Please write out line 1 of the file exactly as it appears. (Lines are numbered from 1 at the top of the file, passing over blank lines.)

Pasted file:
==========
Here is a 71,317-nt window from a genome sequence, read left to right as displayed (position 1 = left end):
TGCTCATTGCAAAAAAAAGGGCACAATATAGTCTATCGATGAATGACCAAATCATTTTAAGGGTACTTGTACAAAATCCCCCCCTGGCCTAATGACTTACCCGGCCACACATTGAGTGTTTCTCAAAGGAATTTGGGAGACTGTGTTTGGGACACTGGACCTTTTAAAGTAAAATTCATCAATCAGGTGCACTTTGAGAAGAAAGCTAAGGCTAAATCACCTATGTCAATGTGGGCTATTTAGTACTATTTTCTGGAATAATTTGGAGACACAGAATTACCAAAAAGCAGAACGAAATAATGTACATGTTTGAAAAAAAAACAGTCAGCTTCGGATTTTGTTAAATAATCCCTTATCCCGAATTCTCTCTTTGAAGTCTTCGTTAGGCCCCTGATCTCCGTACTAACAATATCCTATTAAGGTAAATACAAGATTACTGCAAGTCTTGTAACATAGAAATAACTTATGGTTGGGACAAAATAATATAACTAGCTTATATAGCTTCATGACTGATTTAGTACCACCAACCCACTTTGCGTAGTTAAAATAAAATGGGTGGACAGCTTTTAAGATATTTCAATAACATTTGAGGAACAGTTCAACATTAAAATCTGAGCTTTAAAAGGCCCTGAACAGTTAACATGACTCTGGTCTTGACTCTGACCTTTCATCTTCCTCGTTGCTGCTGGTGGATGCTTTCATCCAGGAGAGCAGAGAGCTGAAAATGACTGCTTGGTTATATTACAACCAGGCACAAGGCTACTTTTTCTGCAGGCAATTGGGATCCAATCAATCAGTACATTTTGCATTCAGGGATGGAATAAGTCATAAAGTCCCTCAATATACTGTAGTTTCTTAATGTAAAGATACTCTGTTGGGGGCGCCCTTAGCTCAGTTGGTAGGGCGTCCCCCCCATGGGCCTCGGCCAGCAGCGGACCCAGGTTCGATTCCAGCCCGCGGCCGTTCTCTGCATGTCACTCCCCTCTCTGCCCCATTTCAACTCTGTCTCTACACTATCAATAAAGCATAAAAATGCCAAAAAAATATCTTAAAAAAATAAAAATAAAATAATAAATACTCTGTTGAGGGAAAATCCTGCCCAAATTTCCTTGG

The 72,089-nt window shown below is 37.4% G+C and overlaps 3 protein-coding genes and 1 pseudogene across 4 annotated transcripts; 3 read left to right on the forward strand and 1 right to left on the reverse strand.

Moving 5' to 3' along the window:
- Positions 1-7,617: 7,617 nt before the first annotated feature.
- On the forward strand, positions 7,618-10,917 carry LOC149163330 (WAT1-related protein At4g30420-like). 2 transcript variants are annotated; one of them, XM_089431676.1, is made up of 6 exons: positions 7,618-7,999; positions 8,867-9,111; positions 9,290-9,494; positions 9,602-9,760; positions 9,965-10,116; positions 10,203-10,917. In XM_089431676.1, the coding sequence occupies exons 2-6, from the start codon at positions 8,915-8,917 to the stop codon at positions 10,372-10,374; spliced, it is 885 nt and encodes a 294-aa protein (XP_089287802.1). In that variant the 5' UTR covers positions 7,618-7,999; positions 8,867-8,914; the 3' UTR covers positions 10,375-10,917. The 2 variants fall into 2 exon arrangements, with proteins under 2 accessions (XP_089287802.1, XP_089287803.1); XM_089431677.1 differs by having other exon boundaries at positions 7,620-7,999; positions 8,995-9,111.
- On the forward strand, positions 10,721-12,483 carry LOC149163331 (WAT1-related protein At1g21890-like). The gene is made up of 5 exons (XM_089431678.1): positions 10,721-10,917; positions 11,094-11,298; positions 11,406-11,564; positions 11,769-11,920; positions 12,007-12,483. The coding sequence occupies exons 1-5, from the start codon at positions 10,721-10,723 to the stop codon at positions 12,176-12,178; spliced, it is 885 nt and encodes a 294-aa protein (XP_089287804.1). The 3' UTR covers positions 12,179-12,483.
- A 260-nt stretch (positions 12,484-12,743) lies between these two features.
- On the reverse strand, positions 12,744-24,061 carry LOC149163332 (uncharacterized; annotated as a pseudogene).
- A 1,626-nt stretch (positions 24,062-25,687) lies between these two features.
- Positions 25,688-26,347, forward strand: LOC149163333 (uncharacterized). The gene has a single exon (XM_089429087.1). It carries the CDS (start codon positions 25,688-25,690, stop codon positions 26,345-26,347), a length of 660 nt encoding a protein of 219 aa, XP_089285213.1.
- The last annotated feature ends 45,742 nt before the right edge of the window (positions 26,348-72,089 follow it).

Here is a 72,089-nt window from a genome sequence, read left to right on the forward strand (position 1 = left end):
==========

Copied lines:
Here is a 71,317-nt window from a genome sequence, read left to right as displayed (position 1 = left end):